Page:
Now this one is big. When we don’t have a bedtime ritual or routine, our bodies are not harnessing the power of healthy habits. This bedtime routine is part of proper sleep hygiene. When you establish consistency in what you do in preparation for bed, your body is able to notice that you have begun your “unwinding process” before you get into bed. This means that by the time you are in bed, your mind has already wound down and is ready to drift off easier. For me, the first thing I do in my bedtime routine is to brush my teeth, so when I hold my toothbrush, my brain immediately says, “Oh, ok, we must be getting ready for sleep … time to go through the power down process” and lo and behold, by the time I’m in bed, those thoughts that could keep me up are in the background.
Not taking advantage of that routine sets the stage for bedtime procrastination. Further, when you don’t practice other healthy bedtime habits, your mind is likely to stay awake. For example, if at bedtime you are checking Facebook while watching an exciting psycho-horror movie while guzzling down a cup of espresso, you probably aren’t going to have much luck sleeping.
Write down what you need to do in order to prepare for bed. Take note of how long each task takes when you do it in a relaxed way. Common items are brushing your teeth, washing your face, putting on pajamas, folding down sheets, maybe taking a bath or shower, and meditating. But create your own list. Maybe you like to journal for a few minutes, or maybe you like to play a game of solitaire, just put it in the routine, time it, and follow it consistently and in the same order each night.
Overstimulation close to bedtime
This is directly related to addiction to social media, checking email and news. But it also includes watching exciting TV shows, drinking caffeine, and for some, trying to exercise just before bed (although some people find exercise helpful before bed–usually something like yoga or Tai Chi is a safer bet).
When you fire your brain up with bright lights, loud sounds, caffeine, etc. you are sending it a signal that you want to be awake. Clearly, this is going to cause you to go to bed later.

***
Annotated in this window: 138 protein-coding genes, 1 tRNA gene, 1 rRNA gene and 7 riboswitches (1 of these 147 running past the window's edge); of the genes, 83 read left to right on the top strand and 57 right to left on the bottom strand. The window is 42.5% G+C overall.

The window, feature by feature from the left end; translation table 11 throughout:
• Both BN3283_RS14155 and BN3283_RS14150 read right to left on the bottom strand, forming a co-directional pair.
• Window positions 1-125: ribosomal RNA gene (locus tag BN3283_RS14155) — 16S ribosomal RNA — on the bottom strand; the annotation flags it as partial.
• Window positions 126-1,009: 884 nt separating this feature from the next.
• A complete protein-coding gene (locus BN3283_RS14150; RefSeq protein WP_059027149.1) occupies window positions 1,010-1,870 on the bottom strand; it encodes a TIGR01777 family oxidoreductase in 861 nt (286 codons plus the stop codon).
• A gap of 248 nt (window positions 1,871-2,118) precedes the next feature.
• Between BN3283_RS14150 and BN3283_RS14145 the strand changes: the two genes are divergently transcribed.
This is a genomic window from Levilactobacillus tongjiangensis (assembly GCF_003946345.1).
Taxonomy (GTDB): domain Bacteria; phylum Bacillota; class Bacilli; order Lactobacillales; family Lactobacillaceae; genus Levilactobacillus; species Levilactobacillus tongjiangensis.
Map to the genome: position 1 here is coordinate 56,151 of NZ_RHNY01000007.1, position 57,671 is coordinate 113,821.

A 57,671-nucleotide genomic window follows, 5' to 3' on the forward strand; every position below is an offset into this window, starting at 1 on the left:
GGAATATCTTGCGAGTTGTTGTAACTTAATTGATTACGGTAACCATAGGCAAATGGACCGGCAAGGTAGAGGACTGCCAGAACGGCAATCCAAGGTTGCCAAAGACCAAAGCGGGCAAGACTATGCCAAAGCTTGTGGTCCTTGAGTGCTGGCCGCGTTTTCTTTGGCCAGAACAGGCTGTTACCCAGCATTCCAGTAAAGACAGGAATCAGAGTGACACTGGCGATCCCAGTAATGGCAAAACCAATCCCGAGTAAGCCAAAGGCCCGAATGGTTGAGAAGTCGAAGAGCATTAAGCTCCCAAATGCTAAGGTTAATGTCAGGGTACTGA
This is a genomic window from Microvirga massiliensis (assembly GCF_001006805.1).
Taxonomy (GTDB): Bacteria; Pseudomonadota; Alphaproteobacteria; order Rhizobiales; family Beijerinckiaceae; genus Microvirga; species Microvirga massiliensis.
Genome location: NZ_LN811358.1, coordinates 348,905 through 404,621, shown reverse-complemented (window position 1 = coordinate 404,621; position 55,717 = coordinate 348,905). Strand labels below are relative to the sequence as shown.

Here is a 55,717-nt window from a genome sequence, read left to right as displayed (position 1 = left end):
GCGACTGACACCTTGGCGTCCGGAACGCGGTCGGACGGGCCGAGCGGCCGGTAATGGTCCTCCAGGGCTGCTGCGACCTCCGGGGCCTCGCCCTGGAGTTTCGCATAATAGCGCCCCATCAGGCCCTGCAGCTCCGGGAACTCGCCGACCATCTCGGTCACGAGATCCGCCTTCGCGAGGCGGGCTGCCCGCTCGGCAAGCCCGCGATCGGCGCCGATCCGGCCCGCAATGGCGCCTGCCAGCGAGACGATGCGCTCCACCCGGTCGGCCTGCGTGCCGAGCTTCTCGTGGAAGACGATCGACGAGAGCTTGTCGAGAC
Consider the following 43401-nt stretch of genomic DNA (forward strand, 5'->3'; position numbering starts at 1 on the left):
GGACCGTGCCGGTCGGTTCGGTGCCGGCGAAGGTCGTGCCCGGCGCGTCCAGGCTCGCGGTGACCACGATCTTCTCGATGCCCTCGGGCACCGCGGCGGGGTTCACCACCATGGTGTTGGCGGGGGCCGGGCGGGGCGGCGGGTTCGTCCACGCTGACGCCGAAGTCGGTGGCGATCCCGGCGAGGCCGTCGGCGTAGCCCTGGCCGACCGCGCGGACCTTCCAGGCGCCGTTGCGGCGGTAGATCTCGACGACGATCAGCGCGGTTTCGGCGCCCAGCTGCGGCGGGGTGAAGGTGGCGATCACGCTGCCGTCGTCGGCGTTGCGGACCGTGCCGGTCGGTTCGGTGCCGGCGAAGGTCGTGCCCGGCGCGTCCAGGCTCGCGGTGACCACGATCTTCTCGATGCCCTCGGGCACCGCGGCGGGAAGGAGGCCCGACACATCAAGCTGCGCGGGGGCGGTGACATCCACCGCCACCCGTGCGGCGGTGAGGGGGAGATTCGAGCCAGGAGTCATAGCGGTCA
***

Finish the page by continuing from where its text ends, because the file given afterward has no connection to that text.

Make a plan to put your electronics down before you begin your bedtime routine. Most people find it helpful to charge their devices in another room rather than in the bedroom where it is too easy to pick up and check social media, the time, etc. If you have a TV in your bedroom, it is a good idea to take it out if you tend to watch TV while in bed. Also, consider having a dimmer switch on lighting in your room; a soft, warm glow that is dimmed down will help you unwind. Clearly, avoid caffeine for several hours before bedtime.
Finally, if you have a clock next to your bed, move it or cover it up. Just get it to where you cannot see it. The bright digital lights can catch your eyes’ attention when you go through a “micro-awakening” where you’re just rolling over or pulling the sheets up … once your eyes focus on the clock, there’s a “wake up” signal that gets processed when you might otherwise go right back to sleep. Double-check that your alarm is set, then get the clock away from where you can see it or easily grab it.
A desire to get “me time”
We all want and need time to just enjoy our hobbies and interests, or enjoy a little time to binge-watch a TV show. When you have kids, run a business of your own, or are otherwise occupied for most of your day, you might feel forced into those “me time” activities before bedtime. And some of these can be just fine. For me, playing the guitar is not an exhilarating thing that fires me up–it is more of a calming meditation, so it’s perfect for part of my bedtime routine. Rebuilding/re-wiring that guitar does fire me up though, so I cannot do it before bed.
I am frequently asked about Late Night talk shows. Here’s the thing, if a little laughter helps you unwind and it doesn’t keep you awake, then it’s fine. But if you find that the TV stimulates your brain (blue light and refresh rate) or that the laughter gets you all fired up, then you should consider recording it and watching it earlier. Most folks say, “that’s just not the same,” in reality though, you will get used to it; in the beginning, it’s just unfamiliar. Getting a full night of sleep is more important than watching a show when “everybody else” is watching it.